Quick, think of the loudest tools in the Brewers system.
Hit tool? Keston Hiura.
Throwing arm? That’s Brett Phillips. (Laugh also belongs to Phillips.)
Curveball? I’ll take Adrian Houser here.
What about the fastball? There are some fun arguments to be had. Taylor Williams is pretty electric. Brandon Woodruff can touch 98. How about a spin-rate sleeper like Caden Lemons? And of course we all saw what Freddy Peralta can do with his heater when he’s on.
I’ve got somebody else in mind, though. He may not be the best, but he’s certainly in the conversation. He’s a 6’7”, 250-pound kid signed out of the Dominican Republic, and he became one of the first Brewers farmhands to earn a mid-season promotion when he was bumped up to the Carolina League on May 18. He’s imposing on the mound to say the least, where his preternatural strength combines with easy, fluid arm action to pump gas into the zone in the upper 90s.
He’s Braulio Ortiz.
We’ll start with the positives here. Obviously, Ortiz is capable of blowing a hitter away. If the velocity doesn’t tell you that, check his minor league career K/9 of 10.3, or this year’s figure, which sits at 14.85.
Here’s an excerpt from a Fangraphs scouting report on Ortiz:
“[G]uys with this sort of arm strength don’t come around very often, so he merits close
attention to see what sort of control and consistency he can gain.”
And here’s Baseball Prospectus’ take:
“Ortiz profiles as a power arm in the ‘pen, riding an impressive mid-90s fastball and missing more than a bat per inning. The command is loose and the secondary arsenal needs refinement, but Ortiz is on the fast-track, and looks like a prospect to keep an eye on going forward.”
The problem? Those reports were both filed in 2013, shortly after Ortiz reached High-A for the first time. Five years later, he’s still toiling away in the lower levels.
As is so often the case, one can place the bulk of the blame for this on walks. Ortiz has walked 17 batters so far this year in 13.3 innings, for an ugly WHIP of 2.03. (He’s struck out 22.) Throughout his career, Ortiz carries a 6.9 BB/9, and the last time he pitched more than a few innings above Low-A, his DRA was 9.27 (30 walks and 25 strikeouts in AA, back in 2014).
You probably guessed that the problem is mechanical. Fluid arm action aside, Ortiz struggles to ever repeat the same motion on the mound. His foot never seems to land in the same place twice, and his release point floats around like a balloon. All of this leads to wild inconsistency on a game-to-game basis for Ortiz. One day he’ll implode, like his first outing of the season with the Timber Rattlers (one out recorded on 36 pitches, including two hits, four walks, and three earned runs). A little later on, he’ll get his delivery together and turn in a line that looks like it could have come from Josh Hader (May 17: 1.3 innings pitched, one hit allowed, no walks, each out recorded via strikeout). Occasionally he’ll even showcase the two conflicting versions of himself within the same outing, battling through a bout of minor league Jekyll and Hyde (May 2: One inning pitched, no hits or runs allowed, three walks, two strikeouts, ten total strikes thrown).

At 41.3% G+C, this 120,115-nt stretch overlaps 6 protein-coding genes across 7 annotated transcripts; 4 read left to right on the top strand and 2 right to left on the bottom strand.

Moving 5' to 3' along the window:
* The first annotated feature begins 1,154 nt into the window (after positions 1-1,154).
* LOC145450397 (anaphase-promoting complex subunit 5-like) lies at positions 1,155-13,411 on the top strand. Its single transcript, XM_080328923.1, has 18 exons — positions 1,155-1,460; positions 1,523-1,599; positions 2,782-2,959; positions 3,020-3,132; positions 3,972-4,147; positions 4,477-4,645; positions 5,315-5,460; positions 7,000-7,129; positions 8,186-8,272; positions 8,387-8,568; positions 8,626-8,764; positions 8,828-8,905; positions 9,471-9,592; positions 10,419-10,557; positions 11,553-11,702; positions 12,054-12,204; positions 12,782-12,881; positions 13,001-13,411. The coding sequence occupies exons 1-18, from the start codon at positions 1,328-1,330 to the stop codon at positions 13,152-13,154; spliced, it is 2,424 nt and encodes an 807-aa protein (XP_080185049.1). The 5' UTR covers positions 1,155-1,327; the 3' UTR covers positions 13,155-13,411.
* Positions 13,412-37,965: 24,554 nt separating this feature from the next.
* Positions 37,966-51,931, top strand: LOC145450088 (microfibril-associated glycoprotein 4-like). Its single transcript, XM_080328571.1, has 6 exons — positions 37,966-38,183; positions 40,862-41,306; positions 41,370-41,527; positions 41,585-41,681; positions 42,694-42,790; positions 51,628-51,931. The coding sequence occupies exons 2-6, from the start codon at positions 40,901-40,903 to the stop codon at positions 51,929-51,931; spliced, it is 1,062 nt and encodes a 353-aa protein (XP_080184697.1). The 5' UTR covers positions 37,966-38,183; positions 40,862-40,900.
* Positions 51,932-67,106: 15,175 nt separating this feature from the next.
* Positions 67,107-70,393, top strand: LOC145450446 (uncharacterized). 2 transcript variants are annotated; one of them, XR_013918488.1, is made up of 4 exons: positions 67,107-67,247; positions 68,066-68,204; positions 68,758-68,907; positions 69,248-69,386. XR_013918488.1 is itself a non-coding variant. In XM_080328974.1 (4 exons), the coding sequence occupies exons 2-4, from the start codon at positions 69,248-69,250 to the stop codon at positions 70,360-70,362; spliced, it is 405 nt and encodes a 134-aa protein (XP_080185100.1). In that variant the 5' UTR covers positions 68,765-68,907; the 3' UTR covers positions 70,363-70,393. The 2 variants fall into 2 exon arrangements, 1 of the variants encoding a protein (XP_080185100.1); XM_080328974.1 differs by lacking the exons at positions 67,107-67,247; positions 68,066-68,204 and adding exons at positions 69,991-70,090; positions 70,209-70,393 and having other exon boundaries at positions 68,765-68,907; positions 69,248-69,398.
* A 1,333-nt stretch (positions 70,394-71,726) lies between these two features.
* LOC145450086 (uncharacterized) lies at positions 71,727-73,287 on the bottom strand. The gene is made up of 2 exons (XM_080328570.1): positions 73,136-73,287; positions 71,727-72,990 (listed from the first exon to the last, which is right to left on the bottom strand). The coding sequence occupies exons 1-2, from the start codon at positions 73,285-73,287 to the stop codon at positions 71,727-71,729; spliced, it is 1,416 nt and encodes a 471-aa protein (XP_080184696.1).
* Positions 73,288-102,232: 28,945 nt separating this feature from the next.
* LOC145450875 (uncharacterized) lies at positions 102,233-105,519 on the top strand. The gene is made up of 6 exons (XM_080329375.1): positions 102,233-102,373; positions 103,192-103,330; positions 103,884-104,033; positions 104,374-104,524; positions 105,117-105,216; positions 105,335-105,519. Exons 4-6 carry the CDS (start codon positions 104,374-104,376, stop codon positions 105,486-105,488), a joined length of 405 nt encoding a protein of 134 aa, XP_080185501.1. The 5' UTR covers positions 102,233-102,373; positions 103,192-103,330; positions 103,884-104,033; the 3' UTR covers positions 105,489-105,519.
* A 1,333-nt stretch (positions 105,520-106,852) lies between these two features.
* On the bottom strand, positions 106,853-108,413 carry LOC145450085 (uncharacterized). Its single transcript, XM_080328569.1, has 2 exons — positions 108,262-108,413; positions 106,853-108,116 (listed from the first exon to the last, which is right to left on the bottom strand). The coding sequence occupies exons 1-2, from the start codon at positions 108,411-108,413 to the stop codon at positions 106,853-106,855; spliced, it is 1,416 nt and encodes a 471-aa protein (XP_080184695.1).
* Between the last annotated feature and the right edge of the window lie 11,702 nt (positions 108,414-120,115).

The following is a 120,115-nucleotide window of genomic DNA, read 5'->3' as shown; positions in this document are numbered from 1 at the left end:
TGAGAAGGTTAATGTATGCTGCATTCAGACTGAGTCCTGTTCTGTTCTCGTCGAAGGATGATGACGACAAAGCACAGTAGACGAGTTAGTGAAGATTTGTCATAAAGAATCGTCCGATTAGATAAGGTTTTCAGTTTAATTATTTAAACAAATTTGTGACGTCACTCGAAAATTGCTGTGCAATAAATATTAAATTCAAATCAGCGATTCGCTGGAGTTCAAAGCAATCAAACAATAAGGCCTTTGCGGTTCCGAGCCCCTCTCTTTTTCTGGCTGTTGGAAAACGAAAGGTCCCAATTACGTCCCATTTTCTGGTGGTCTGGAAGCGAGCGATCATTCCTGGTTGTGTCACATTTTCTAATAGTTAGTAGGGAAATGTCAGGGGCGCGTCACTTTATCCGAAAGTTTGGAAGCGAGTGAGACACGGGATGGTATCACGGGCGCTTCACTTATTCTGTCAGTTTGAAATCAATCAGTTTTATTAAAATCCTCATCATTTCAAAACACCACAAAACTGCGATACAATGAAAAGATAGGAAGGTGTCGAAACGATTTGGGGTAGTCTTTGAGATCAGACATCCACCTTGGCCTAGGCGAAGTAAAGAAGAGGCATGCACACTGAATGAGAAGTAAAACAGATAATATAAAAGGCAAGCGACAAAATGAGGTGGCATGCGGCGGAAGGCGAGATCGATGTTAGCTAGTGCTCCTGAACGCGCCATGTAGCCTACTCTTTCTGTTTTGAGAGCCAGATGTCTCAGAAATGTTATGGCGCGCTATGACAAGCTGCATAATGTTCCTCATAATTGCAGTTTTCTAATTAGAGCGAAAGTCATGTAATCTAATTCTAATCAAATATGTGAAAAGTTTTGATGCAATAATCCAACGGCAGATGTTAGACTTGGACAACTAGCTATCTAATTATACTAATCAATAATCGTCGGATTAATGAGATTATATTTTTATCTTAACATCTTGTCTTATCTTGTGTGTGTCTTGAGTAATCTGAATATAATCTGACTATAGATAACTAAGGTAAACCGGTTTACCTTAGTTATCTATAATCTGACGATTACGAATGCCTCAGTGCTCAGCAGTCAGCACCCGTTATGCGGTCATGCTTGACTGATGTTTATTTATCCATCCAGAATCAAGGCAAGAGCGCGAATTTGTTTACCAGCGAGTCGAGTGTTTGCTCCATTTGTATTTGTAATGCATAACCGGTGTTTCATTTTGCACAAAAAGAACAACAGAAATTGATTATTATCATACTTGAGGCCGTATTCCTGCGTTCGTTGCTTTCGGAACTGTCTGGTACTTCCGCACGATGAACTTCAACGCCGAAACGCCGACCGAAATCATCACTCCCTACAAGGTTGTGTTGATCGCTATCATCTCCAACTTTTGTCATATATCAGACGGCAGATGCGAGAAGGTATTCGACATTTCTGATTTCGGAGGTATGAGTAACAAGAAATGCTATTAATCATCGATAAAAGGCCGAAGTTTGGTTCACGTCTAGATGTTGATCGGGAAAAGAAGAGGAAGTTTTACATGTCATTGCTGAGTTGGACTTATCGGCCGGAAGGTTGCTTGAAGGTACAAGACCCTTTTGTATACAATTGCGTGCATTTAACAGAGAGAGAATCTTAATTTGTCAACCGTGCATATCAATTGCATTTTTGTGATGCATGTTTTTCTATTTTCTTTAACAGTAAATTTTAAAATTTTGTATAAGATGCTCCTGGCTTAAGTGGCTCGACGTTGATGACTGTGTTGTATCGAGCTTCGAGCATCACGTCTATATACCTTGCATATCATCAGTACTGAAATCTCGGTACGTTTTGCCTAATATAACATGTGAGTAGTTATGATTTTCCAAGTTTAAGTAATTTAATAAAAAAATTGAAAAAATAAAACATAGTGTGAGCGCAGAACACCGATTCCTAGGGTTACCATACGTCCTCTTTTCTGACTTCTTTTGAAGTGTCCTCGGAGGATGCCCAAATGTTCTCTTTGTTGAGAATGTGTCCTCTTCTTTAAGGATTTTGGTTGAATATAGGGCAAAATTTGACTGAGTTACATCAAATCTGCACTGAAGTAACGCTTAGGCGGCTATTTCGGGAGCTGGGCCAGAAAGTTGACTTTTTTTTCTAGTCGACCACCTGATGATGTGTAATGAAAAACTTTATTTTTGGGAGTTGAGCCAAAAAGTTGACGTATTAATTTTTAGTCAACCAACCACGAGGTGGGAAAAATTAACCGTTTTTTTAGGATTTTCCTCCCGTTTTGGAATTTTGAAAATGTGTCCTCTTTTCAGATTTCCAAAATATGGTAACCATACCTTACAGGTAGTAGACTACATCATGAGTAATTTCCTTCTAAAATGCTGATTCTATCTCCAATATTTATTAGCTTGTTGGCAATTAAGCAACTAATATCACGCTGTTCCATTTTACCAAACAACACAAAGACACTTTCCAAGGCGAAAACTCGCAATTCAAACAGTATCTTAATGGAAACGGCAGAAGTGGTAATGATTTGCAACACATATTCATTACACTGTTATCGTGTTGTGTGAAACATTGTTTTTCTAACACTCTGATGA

Now 26 years old and pitching for his third organization, Ortiz faces a steep climb to so much as a cup of big league coffee; while the Brewers own his rights for the time being, he won’t be cracking their bullpen anytime soon, and even the most experimental rebuilding club will need to see more than a nice number on a radar gun to promote Ortiz past Double-A or thereabouts. The ugly truth of Ortiz’s career is that even the strongest pitcher needs more than velocity and pretty arm action to succeed. And that’s all Ortiz has got.
Almost all, anyway. Scant video evidence suggests a chance at a competent breaking ball. I’d call it a curve, but it could be a slider. There’s also another thing: He’s persistent. Ortiz has been released twice, has dabbled in independent ball, and has pitched at or below Class-A Advanced for six consecutive years. Something keeps him going: an innate belief in himself, or a love for the game, or a desire to taste success and achieve financial security. And who knows? Maybe he’ll put it all together and earn a chance to soak up some low-leverage innings in another couple of years, finally joining players like George Springer and Christian Yelich (both included in that BP scouting report above) in the big leagues. Walks and age aside, his 3.08 DRA this year for Wisconsin looks pretty nice. Stranger things have happened.
Of course, history tells us that those are some pretty long odds. But at this point, Ortiz has worked as a professional baseball player for parts of eight seasons. That’s quite an achievement in and of itself, doubly so when you remember that he wasn’t earning a living wage during that time. I’ll be rooting for him in Carolina, and wherever his road takes him next.